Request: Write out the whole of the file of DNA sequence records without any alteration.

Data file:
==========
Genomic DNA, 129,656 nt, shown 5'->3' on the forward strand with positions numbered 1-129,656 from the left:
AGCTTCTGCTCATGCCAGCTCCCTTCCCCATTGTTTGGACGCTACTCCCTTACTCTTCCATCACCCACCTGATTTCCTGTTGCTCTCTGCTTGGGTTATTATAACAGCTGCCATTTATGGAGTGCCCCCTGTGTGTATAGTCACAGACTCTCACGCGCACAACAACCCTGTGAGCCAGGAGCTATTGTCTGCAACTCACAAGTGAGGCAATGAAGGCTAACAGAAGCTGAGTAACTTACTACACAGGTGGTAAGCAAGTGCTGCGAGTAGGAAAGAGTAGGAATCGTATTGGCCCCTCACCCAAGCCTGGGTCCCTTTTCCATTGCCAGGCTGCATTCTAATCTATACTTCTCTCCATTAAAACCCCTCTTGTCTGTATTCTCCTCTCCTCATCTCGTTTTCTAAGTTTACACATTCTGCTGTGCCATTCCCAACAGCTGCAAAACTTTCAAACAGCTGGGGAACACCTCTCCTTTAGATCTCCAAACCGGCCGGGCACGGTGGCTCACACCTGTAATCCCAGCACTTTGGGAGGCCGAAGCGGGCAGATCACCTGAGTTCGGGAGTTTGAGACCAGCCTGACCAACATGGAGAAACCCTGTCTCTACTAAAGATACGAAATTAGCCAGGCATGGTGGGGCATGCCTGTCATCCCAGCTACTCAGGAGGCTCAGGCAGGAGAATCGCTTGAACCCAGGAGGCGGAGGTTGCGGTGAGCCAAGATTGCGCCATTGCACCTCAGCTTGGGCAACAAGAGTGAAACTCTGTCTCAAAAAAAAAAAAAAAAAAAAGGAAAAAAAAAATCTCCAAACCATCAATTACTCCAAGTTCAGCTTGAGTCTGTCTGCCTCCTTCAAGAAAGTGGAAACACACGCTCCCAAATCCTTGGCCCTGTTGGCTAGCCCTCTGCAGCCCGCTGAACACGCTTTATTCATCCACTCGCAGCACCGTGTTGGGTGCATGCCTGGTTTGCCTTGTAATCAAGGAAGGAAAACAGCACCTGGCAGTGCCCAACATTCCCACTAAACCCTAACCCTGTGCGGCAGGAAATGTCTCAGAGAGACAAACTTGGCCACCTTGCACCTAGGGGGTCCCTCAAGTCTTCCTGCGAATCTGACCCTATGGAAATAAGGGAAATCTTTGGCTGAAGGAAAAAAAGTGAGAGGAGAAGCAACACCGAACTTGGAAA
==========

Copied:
Genomic DNA, 129,656 nt, shown 5'->3' on the forward strand with positions numbered 1-129,656 from the left:
AGCTTCTGCTCATGCCAGCTCCCTTCCCCATTGTTTGGACGCTACTCCCTTACTCTTCCATCACCCACCTGATTTCCTGTTGCTCTCTGCTTGGGTTATTATAACAGCTGCCATTTATGGAGTGCCCCCTGTGTGTATAGTCACAGACTCTCACGCGCACAACAACCCTGTGAGCCAGGAGCTATTGTCTGCAACTCACAAGTGAGGCAATGAAGGCTAACAGAAGCTGAGTAACTTACTACACAGGTGGTAAGCAAGTGCTGCGAGTAGGAAAGAGTAGGAATCGTATTGGCCCCTCACCCAAGCCTGGGTCCCTTTTCCATTGCCAGGCTGCATTCTAATCTATACTTCTCTCCATTAAAACCCCTCTTGTCTGTATTCTCCTCTCCTCATCTCGTTTTCTAAGTTTACACATTCTGCTGTGCCATTCCCAACAGCTGCAAAACTTTCAAACAGCTGGGGAACACCTCTCCTTTAGATCTCCAAACCGGCCGGGCACGGTGGCTCACACCTGTAATCCCAGCACTTTGGGAGGCCGAAGCGGGCAGATCACCTGAGTTCGGGAGTTTGAGACCAGCCTGACCAACATGGAGAAACCCTGTCTCTACTAAAGATACGAAATTAGCCAGGCATGGTGGGGCATGCCTGTCATCCCAGCTACTCAGGAGGCTCAGGCAGGAGAATCGCTTGAACCCAGGAGGCGGAGGTTGCGGTGAGCCAAGATTGCGCCATTGCACCTCAGCTTGGGCAACAAGAGTGAAACTCTGTCTCAAAAAAAAAAAAAAAAAAAAGGAAAAAAAAAATCTCCAAACCATCAATTACTCCAAGTTCAGCTTGAGTCTGTCTGCCTCCTTCAAGAAAGTGGAAACACACGCTCCCAAATCCTTGGCCCTGTTGGCTAGCCCTCTGCAGCCCGCTGAACACGCTTTATTCATCCACTCGCAGCACCGTGTTGGGTGCATGCCTGGTTTGCCTTGTAATCAAGGAAGGAAAACAGCACCTGGCAGTGCCCAACATTCCCACTAAACCCTAACCCTGTGCGGCAGGAAATGTCTCAGAGAGACAAACTTGGCCACCTTGCACCTAGGGGGTCCCTCAAGTCTTCCTGCGAATCTGACCCTATGGAAATAAGGGAAATCTTTGGCTGAAGGAAAAAAAGTGAGAGGAGAAGCAACACCGAACTTGGAAA